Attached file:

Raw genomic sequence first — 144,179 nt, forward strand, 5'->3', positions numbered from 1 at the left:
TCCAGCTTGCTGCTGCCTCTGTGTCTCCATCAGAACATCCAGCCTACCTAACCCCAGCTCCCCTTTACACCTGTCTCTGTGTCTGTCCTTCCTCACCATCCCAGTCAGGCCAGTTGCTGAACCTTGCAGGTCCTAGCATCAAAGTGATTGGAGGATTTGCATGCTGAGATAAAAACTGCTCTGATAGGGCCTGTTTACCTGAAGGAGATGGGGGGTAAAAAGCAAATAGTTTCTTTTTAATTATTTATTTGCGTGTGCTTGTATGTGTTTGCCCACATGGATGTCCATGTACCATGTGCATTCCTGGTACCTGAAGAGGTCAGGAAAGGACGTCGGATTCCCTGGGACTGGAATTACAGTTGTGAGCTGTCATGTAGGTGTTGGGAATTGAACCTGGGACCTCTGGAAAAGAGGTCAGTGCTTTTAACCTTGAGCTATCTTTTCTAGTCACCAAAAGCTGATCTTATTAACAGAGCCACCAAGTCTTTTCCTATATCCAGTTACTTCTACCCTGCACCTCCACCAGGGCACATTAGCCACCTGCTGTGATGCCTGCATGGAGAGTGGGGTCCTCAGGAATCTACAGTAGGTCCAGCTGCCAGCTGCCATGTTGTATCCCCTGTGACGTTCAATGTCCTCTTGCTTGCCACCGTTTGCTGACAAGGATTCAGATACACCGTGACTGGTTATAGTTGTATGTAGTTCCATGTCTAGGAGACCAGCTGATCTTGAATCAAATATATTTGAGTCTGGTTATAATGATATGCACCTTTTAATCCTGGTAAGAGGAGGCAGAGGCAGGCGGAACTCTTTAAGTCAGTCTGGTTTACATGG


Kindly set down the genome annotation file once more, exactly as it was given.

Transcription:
Raw genomic sequence first — 144,179 nt, forward strand, 5'->3', positions numbered from 1 at the left:
TCCAGCTTGCTGCTGCCTCTGTGTCTCCATCAGAACATCCAGCCTACCTAACCCCAGCTCCCCTTTACACCTGTCTCTGTGTCTGTCCTTCCTCACCATCCCAGTCAGGCCAGTTGCTGAACCTTGCAGGTCCTAGCATCAAAGTGATTGGAGGATTTGCATGCTGAGATAAAAACTGCTCTGATAGGGCCTGTTTACCTGAAGGAGATGGGGGGTAAAAAGCAAATAGTTTCTTTTTAATTATTTATTTGCGTGTGCTTGTATGTGTTTGCCCACATGGATGTCCATGTACCATGTGCATTCCTGGTACCTGAAGAGGTCAGGAAAGGACGTCGGATTCCCTGGGACTGGAATTACAGTTGTGAGCTGTCATGTAGGTGTTGGGAATTGAACCTGGGACCTCTGGAAAAGAGGTCAGTGCTTTTAACCTTGAGCTATCTTTTCTAGTCACCAAAAGCTGATCTTATTAACAGAGCCACCAAGTCTTTTCCTATATCCAGTTACTTCTACCCTGCACCTCCACCAGGGCACATTAGCCACCTGCTGTGATGCCTGCATGGAGAGTGGGGTCCTCAGGAATCTACAGTAGGTCCAGCTGCCAGCTGCCATGTTGTATCCCCTGTGACGTTCAATGTCCTCTTGCTTGCCACCGTTTGCTGACAAGGATTCAGATACACCGTGACTGGTTATAGTTGTATGTAGTTCCATGTCTAGGAGACCAGCTGATCTTGAATCAAATATATTTGAGTCTGGTTATAATGATATGCACCTTTTAATCCTGGTAAGAGGAGGCAGAGGCAGGCGGAACTCTTTAAGTCAGTCTGGTTTACATGG